Lab on a chip
Although difficult to produce, researchers are investing in portable microchips capable of making complex chemical diagnosis. Phil Thane reports on the possibilities of an inexpensive solution for recording complex diagnosis that could one day find its way onto every day paper strips.
There is no doubt that sophisticated lab tests have improved treatments for millions of people and saved countless lives, but they are not without problems of their own. Labs are expensive to set up, to staff and maintain.
That makes tests expensive in developed countries and prohibitively so in developing ones. Lab tests take time: a patient sees a doctor who takes a sample and sends it to a lab. A day or two later the doctor gets the result and calls the patient back in to confirm the diagnosis in the light of the test results and if necessary begin treatment.
'Lab on a chip' technology, however, offers a way round some of these issues. The doctor would receive the test results almost instantly and, when you factor in the costs of a second consultation and the admin burden, even an expensive 'chip' can save money compared to a conventional lab test.
Current lab-on-a-chip microfluidic technology is expensive because chips must be specifically designed to perform certain types of chemical analyses, with channels created in glass or plastic and tiny pumps and valves directing the flow of fluids for testing.
Simple paper strips have been used for many years to measure things like pH or blood sugar, but they cannot perform more complex chemical assays. Clearly there is a market for devices offering the sophistication of lab-on-a-chip designs at a price comparable with paper strips.
Microfluidic 'lab on a strip' devices
There have been several attempts at producing microfluidic devices on paper.
In 2007 a group at Penn State University published a paper describing how they produced such devices using paper soaked in a photo-resist resin SU8 then etched.
Later they experimented with plotting devices onto filter paper using polydimethylsiloxane (PDMS) dissolved in hexane. Since 2009 another group has been experimenting with wax resist layers on paper to produce microfluidic pathways, and in 2010 a group from the Hong Kong University of Science and Technology published a paper describing their work using lasers to cut cyanoacrylate resin bonded paper sandwiched between glass slides or polymer-based plates to produce a multilayer structure.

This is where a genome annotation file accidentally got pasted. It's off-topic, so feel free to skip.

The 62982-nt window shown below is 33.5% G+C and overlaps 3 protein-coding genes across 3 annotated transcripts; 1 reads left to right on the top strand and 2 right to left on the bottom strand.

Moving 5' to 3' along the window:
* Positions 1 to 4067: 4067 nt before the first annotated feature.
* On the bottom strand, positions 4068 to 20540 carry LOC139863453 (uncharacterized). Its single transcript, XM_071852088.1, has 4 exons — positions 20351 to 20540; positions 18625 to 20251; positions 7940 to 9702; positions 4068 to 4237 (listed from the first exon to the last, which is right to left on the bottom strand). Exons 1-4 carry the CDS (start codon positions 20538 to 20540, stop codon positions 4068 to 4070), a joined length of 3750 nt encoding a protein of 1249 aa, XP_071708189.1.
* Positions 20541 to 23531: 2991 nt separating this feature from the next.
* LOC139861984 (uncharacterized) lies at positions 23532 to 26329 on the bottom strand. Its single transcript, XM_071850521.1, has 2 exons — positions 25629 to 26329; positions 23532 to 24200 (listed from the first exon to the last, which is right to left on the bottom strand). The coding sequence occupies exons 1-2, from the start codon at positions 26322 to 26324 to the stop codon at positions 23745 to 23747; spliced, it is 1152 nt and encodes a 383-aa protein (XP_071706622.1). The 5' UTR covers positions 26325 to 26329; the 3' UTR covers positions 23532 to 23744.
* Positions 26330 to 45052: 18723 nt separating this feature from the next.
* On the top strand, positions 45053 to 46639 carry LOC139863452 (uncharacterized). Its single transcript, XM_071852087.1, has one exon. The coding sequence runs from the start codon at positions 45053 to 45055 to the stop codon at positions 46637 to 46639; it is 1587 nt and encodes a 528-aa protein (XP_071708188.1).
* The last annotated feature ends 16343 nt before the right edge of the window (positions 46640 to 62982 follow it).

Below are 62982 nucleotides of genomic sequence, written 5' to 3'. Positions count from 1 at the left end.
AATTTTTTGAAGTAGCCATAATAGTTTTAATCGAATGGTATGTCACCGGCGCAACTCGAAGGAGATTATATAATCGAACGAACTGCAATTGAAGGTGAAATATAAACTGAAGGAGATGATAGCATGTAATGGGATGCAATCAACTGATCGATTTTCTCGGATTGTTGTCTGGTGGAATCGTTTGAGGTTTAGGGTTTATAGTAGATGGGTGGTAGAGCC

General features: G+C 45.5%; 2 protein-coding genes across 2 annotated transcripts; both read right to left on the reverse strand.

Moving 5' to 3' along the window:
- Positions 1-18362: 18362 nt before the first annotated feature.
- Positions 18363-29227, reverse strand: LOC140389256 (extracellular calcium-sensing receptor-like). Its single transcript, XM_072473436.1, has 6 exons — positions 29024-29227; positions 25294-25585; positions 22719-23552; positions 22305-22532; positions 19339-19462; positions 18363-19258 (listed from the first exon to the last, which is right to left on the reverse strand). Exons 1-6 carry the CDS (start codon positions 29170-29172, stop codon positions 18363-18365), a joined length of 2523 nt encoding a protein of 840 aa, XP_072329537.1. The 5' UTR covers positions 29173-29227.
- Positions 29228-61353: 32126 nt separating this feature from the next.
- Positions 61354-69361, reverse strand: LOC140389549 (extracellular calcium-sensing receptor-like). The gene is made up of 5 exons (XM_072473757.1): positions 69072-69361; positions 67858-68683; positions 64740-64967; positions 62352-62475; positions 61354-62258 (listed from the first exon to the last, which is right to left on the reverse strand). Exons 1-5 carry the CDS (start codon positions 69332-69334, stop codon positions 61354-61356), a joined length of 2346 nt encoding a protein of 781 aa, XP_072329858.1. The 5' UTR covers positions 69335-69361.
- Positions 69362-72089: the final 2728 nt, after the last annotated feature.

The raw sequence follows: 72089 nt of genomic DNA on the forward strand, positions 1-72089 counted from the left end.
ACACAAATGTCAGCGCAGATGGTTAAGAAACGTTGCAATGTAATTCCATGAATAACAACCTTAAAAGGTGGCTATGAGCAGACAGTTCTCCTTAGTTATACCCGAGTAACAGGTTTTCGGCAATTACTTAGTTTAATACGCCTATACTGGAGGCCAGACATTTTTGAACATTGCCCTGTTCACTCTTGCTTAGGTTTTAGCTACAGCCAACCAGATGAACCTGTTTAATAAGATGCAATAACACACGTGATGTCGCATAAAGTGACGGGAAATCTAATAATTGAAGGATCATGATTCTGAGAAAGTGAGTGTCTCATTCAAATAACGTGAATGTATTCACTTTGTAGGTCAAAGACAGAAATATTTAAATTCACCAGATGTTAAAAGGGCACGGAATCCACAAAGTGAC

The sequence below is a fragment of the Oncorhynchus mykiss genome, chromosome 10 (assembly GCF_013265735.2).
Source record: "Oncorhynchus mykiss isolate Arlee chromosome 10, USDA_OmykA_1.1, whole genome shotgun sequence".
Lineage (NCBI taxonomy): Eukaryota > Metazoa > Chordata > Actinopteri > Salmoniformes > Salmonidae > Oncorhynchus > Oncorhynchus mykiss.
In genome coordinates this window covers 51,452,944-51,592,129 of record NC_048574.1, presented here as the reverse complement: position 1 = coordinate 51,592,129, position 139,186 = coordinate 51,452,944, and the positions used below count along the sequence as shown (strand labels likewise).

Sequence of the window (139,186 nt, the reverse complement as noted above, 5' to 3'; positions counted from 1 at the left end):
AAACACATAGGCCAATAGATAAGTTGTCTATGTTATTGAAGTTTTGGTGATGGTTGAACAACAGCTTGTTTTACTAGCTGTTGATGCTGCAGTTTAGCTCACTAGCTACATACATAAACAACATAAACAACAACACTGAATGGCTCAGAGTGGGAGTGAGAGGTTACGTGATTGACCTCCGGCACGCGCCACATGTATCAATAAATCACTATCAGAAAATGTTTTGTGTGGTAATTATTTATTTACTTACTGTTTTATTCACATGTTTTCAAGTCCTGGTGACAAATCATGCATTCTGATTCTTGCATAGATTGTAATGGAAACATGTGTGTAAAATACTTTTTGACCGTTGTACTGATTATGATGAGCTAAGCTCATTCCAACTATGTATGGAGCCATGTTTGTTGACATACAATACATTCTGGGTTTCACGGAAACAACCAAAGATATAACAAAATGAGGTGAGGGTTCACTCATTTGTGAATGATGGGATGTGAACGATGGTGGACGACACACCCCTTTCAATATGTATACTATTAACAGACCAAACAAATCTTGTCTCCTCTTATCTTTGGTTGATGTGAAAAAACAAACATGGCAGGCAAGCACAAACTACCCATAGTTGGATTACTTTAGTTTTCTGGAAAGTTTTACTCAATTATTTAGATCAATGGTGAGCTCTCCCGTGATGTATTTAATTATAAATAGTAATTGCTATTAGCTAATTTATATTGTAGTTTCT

The latest in the field and potentially the simplest and cheapest method is the work of a team led by Babak Ziaie, professor of electrical and computer engineering and biomedical engineering at Purdue University.
The methods mentioned above create a hydrophilic pattern on un-treated paper by depositing hydrophobic polymers (SU8, PDMS, wax, etc) or by depositing a hydrophobic layer then selectively etching it away to reveal the hyprophilic paper. Purdue's method relies on the use of a CO&sub2; laser to modify the characteristics of a surface coating from hydrophobic to hydrophilic.
Laser modification of surface characteristics of materials has been used before, but not applied to paper. The group found that any paper with a hydrophobic surface coating (e.g. parchment paper, wax paper, palette paper) can be used.
There are several advantages; using readily available papers with standard coatings is cheaper than applying a customised coating, as unlike wax printing techniques no heat treatment is required to fix the coating to the surface, the fine beam of the laser allows for finer channels and the types of paper used are inherently stronger than uncoated papers used in the other processes.
There is a disadvantage, micro-channels patterned using laser writing do not allow movement of aqueous reagents along a channel.
That would appear to be the end of the story but the Purdue team have demonstrated that this can be easily achieved by additional coating of silica microparticles.
The team produced samples using a basic laser cutting / engraving machine, a process that is very easy to scale up to industrial production. For tests relying on discrete micro-zones no further processing is necessary, where a specific test requires fluids to pass along microchannels silica microparticles were deposited by simply pouring a water suspension onto the papers.
The suspension is repelled by the hydrophobic coating but retained in the treated areas. Once dried the particles remain in the channels.
The use of micro-zones and channels opens up the possibility of doing complex analysis on paper strips 'wicking' a test sample into a zone where it can react with a reagent already deposited, then transferring to another zone to react with something else. In a similar way the use of micro-zones laid out in a grid could yield quantitative test results using electrochemical methods.
Taking that one stage further Ziaie's team are experimenting with embedding functional (magnetic, electrical or optical) materials into the paper, in the long term this could lead to paper-based electronics, RFID devices and displays.
The next step is commercialisation. Purdue, like most universities, have experience of spinning out successful research, Babak Ziaie's own department has already created NanoSense Inc to capitalise on the department's research.
No firm decision has been reached about how this microfluidics work will be brought to market, but an announcement is expected next year. We don't expect to see labs going out of business any day soon, but they might be spared the burden of performing millions of routine blood and urine tests every day.
And people in developing countries who have never had access to tests we take for granted can look forward to a major improvement in healthcare.